Moraes differs from Lula and defends a lean law on big techs – 03/15/2023 – Politics

Moraes differs from Lula and defends a lean law on big techs – 03/15/2023 – Politics

Contrary to the discussions of the Lula government (PT), the president of the TSE (Superior Electoral Court), Minister Alexandre de Moraes, defends a “synthetic” and “lean” internet regulation.

While the government is drawing up broad legislation, along the lines of the Digital Services Law, in force in the European Union since February, Moraes told interlocutors that a very complex regulation would not be effective and would have difficulty being approved by Congress.

According to the minister, it is necessary to combine the self-regulation of the platforms with a synthetic standardization. The government would only establish some basic standards that would guide the performance of companies.

The platforms would replicate the policies they adopt for content with pornography, pedophilia and copyright infringement for posts that violate the Democratic State Law and hate speech. And the government would oversee whether companies are meeting its own guidelines.

In the meetings of the working group with the platforms created by Moraes, the general secretary of the TSE, José Levi, has also insisted on the need to establish simple rules, only expanding the moderation policies already adopted by the companies.

But Deputy Orlando Silva (PC do B-SP), rapporteur for the Fake News PL, which should incorporate the Executive’s proposal, works with a regulation that incorporates, in addition to transparency and accountability rules, the extension of parliamentary immunity to the online environment , financing of journalistic content by companies, online advertising rules and creation of a regulatory body.

Planalto invests in the civil liability of platforms for content that threatens or calls for institutional rupture, encourages violence to overthrow the government or incites animosity between the Armed Forces and the Powers.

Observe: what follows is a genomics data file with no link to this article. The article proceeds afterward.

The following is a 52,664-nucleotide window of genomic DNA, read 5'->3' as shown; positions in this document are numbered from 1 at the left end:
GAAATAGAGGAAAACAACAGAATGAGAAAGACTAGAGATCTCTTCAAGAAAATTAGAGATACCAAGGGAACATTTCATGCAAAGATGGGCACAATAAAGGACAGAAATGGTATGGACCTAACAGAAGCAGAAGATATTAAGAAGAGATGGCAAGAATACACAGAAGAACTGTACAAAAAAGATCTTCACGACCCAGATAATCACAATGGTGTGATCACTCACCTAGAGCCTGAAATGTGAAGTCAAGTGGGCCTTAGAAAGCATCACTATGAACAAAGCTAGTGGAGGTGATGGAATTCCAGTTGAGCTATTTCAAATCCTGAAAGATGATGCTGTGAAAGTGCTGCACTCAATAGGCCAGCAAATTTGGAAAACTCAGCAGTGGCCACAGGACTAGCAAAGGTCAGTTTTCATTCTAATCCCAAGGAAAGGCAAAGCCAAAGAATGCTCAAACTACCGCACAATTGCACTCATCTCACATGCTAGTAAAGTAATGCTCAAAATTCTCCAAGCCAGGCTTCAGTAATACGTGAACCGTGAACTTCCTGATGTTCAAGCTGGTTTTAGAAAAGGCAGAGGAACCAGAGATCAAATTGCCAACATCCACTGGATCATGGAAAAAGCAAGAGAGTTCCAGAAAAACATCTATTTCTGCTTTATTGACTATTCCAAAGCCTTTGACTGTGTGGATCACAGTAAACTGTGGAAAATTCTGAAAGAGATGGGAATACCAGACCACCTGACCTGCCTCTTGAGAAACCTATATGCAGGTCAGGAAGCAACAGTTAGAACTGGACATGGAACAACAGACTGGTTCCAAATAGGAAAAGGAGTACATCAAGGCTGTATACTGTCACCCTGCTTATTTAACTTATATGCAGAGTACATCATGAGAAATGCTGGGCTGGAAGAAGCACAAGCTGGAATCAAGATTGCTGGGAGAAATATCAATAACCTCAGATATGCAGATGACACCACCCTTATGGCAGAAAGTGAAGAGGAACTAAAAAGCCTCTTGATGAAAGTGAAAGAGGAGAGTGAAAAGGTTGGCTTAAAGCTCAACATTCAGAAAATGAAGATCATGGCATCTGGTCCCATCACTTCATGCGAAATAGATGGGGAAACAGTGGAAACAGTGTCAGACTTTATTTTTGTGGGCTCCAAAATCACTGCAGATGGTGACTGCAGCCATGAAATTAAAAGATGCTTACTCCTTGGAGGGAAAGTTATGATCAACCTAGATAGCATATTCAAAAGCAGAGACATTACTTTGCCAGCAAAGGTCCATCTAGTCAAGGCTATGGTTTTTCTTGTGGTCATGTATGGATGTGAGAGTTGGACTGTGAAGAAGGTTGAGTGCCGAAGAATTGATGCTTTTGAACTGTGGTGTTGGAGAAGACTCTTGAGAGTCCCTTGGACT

The text also prohibits content that violates the ECA (Statute of Children and Adolescents) even before a court order. In the case of legislation that protects minors under 18, there is already legal precedent for decisions along these lines.

The proposal also establishes that, every six months, companies would have to publish a report on the so-called “duty of care”, specifying complaints about allegedly illegal content, removals of posts that violate the law and mitigation measures for this. The numbers would undergo an independent audit.

Companies would not be punished if they missed one or another illegal content, they would only be fined if there was widespread non-compliance with the guidelines implemented by the law.

Finally, the proposal under discussion in the Executive also determines algorithmic transparency. With that, the platforms would have to explain why users receive certain recommendations and how the system works that determines what Internet users see and what they fail to see.

One controversial measure is that requiring prior consent from users for app tracking and data collection by advertisers. The measure is similar to the privacy rule adopted by Apple on its devices in 2021, which resulted in a drop of about $ 10 billion in invoicing for apps like Facebook, Instagram and Twitter.

Moraes believes that regulation should focus on two fronts. On the one hand, holding companies civilly liable for “monetized, boosted or algorithmic” content. And extend the rules of use already applied in cases of copyright infringement, pedophilia and pornography to attacks on democracy and hate speech.

Companies consider, however, that it is very different to detect and remove pornographic content, with pedophilia or copyright infringement, since it is an objective, easily identifiable assessment. In the case of attacks on democracy and hate speech, the assessment depends on the context. A post or video with pornography is much easier to identify than one that has an attack on democracy, they argue.

In addition, according to big techs, determining that they will be held responsible for any content displayed according to an algorithm is not feasible, since, practically, social networks use algorithms for everything. The engine determines what each user sees on their timeline, which video is recommended, how each piece of content is distributed and highlighted.

“If we want to regulate everything about fake news, we will end up not regulating anything,” said Moraes at a conference organized by FGV, IDP and Rede Globo on Monday (13).

“We will start by replicating the platforms’ rules for content with pornography, pedophilia and copyright infringement; extend this to content with hate speech and attacks on democracy.” He underscored the need for companies to apply their own rules, “otherwise we’ll dry ice”.

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